Fighting spirit: Dr Jennifer Moodley's PhD thesis calls for effective cervical cancer treatment in South Africa.
Dr Jennifer Moodley tackles her subject with a political activist's sense of justice. Her thesis, Prevention of Cervical Cancer in South Africa: Opportunities and challenges is a call to arms to the healthcare system to fight more effectively against this highly preventable disease, which remains one of the greatest killers of women in developing countries.
"In first-world countries, prevention has been highly successful because they have organised Pap smear screening programs," says Moodley. "But in South Africa until recently, cervical cancer wasn't even on the health agenda."
Although policy guidelines for preventing cervical cancer first came out in 2000, its implementation has been a struggle.
The recent development of a vaccine against the human papilloma virus (the cause of cervical cancer) offers great potential for the prevention of cervical cancer in South Africa. Moodley explains that although the vaccine is highly effective, it's also incredibly expensive, and only available in the private sector. It's a frustrating situation that can only be resolved by the government and big pharma negotiating a lower price.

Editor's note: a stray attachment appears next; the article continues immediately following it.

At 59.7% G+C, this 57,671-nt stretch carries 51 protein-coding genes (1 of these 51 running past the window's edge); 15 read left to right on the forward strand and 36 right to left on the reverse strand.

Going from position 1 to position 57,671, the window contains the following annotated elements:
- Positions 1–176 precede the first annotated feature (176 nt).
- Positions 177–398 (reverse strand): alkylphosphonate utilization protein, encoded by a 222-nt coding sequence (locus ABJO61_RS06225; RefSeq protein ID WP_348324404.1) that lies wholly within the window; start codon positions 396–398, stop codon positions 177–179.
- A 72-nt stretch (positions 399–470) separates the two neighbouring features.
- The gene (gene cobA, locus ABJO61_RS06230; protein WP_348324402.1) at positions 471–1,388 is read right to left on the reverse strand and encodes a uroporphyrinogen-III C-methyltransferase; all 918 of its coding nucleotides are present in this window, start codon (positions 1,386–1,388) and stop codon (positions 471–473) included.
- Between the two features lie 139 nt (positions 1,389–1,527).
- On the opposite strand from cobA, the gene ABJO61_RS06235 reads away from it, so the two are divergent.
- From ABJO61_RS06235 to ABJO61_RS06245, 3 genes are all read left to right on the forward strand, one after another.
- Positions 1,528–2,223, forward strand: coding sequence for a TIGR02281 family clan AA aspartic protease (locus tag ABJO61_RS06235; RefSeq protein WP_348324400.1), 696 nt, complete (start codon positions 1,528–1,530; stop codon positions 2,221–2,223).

As always, the problem is complex. "Ultimately," says Moodley, "successful prevention of cervical cancer is South Africa requires renewed political commitment, adequate resource allocation and an investment in health systems development."
A senior public health specialist at the Department of Health in the Provincial Government of the Western Cape and a senior researcher at UCT's Women's Health Research Unit in the School of Public Health and Family Medicine, Moodley was recently appointed as the South African lead doctor for Global Doctors for Choice, an international organisation advocating reproductive health rights.
"It is an exciting challenge," says Moodley. "Women's Health is a major interest of mine and I would be really happy if I could make a difference in their lives."
Family is an important part of Moodley's life and she clearly enjoys being involved in the lives of her busy children, Sarah and Udarshan.
With her June graduation, Moodley will share the podium with Women's Health Research Unit colleague Dr Jane Harries, who will also receive her PhD at the ceremony.
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